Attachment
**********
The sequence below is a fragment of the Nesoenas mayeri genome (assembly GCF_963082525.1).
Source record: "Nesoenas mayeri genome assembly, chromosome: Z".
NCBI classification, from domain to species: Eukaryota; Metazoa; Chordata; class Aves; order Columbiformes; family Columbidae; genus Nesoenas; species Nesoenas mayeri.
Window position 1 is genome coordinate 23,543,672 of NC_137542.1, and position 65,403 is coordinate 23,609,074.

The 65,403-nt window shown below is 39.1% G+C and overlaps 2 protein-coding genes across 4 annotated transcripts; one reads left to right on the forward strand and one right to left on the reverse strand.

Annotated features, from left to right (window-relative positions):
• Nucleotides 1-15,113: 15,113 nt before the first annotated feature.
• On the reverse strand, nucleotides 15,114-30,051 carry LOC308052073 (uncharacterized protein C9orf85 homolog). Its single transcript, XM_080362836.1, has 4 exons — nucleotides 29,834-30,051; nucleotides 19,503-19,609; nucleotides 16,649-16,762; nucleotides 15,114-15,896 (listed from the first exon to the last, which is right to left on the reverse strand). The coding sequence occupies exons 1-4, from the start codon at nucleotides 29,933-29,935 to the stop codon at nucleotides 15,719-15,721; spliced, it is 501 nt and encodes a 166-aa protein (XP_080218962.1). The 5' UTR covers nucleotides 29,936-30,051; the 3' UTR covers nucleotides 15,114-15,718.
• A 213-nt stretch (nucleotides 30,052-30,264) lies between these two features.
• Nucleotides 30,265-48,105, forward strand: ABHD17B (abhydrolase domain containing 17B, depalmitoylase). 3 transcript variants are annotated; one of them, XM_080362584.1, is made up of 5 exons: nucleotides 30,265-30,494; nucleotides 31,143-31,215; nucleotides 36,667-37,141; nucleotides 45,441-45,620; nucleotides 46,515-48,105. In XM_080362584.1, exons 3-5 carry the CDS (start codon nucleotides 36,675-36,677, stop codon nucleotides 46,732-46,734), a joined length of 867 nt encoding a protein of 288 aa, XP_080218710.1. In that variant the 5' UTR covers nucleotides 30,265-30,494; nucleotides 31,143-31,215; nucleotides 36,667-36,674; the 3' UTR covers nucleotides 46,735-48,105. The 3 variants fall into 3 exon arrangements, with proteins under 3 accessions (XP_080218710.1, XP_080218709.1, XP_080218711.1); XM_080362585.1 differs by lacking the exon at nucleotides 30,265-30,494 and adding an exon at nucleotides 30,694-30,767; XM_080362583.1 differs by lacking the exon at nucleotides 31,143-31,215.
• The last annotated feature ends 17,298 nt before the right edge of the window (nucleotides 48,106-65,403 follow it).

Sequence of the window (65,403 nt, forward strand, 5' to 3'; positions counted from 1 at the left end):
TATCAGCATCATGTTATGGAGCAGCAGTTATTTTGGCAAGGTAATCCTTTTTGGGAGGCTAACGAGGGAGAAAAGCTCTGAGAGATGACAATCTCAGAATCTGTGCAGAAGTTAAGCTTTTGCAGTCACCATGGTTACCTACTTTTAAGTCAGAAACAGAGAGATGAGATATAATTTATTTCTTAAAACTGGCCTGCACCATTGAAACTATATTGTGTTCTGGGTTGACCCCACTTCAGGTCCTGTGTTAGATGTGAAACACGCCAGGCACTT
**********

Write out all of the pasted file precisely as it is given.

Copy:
The sequence below is a fragment of the Nesoenas mayeri genome (assembly GCF_963082525.1).
Source record: "Nesoenas mayeri genome assembly, chromosome: Z".
NCBI classification, from domain to species: Eukaryota; Metazoa; Chordata; class Aves; order Columbiformes; family Columbidae; genus Nesoenas; species Nesoenas mayeri.
Window position 1 is genome coordinate 23,543,672 of NC_137542.1, and position 65,403 is coordinate 23,609,074.

The 65,403-nt window shown below is 39.1% G+C and overlaps 2 protein-coding genes across 4 annotated transcripts; one reads left to right on the forward strand and one right to left on the reverse strand.

Annotated features, from left to right (window-relative positions):
• Nucleotides 1-15,113: 15,113 nt before the first annotated feature.
• On the reverse strand, nucleotides 15,114-30,051 carry LOC308052073 (uncharacterized protein C9orf85 homolog). Its single transcript, XM_080362836.1, has 4 exons — nucleotides 29,834-30,051; nucleotides 19,503-19,609; nucleotides 16,649-16,762; nucleotides 15,114-15,896 (listed from the first exon to the last, which is right to left on the reverse strand). The coding sequence occupies exons 1-4, from the start codon at nucleotides 29,933-29,935 to the stop codon at nucleotides 15,719-15,721; spliced, it is 501 nt and encodes a 166-aa protein (XP_080218962.1). The 5' UTR covers nucleotides 29,936-30,051; the 3' UTR covers nucleotides 15,114-15,718.
• A 213-nt stretch (nucleotides 30,052-30,264) lies between these two features.
• Nucleotides 30,265-48,105, forward strand: ABHD17B (abhydrolase domain containing 17B, depalmitoylase). 3 transcript variants are annotated; one of them, XM_080362584.1, is made up of 5 exons: nucleotides 30,265-30,494; nucleotides 31,143-31,215; nucleotides 36,667-37,141; nucleotides 45,441-45,620; nucleotides 46,515-48,105. In XM_080362584.1, exons 3-5 carry the CDS (start codon nucleotides 36,675-36,677, stop codon nucleotides 46,732-46,734), a joined length of 867 nt encoding a protein of 288 aa, XP_080218710.1. In that variant the 5' UTR covers nucleotides 30,265-30,494; nucleotides 31,143-31,215; nucleotides 36,667-36,674; the 3' UTR covers nucleotides 46,735-48,105. The 3 variants fall into 3 exon arrangements, with proteins under 3 accessions (XP_080218710.1, XP_080218709.1, XP_080218711.1); XM_080362585.1 differs by lacking the exon at nucleotides 30,265-30,494 and adding an exon at nucleotides 30,694-30,767; XM_080362583.1 differs by lacking the exon at nucleotides 31,143-31,215.
• The last annotated feature ends 17,298 nt before the right edge of the window (nucleotides 48,106-65,403 follow it).

Sequence of the window (65,403 nt, forward strand, 5' to 3'; positions counted from 1 at the left end):
TATCAGCATCATGTTATGGAGCAGCAGTTATTTTGGCAAGGTAATCCTTTTTGGGAGGCTAACGAGGGAGAAAAGCTCTGAGAGATGACAATCTCAGAATCTGTGCAGAAGTTAAGCTTTTGCAGTCACCATGGTTACCTACTTTTAAGTCAGAAACAGAGAGATGAGATATAATTTATTTCTTAAAACTGGCCTGCACCATTGAAACTATATTGTGTTCTGGGTTGACCCCACTTCAGGTCCTGTGTTAGATGTGAAACACGCCAGGCACTT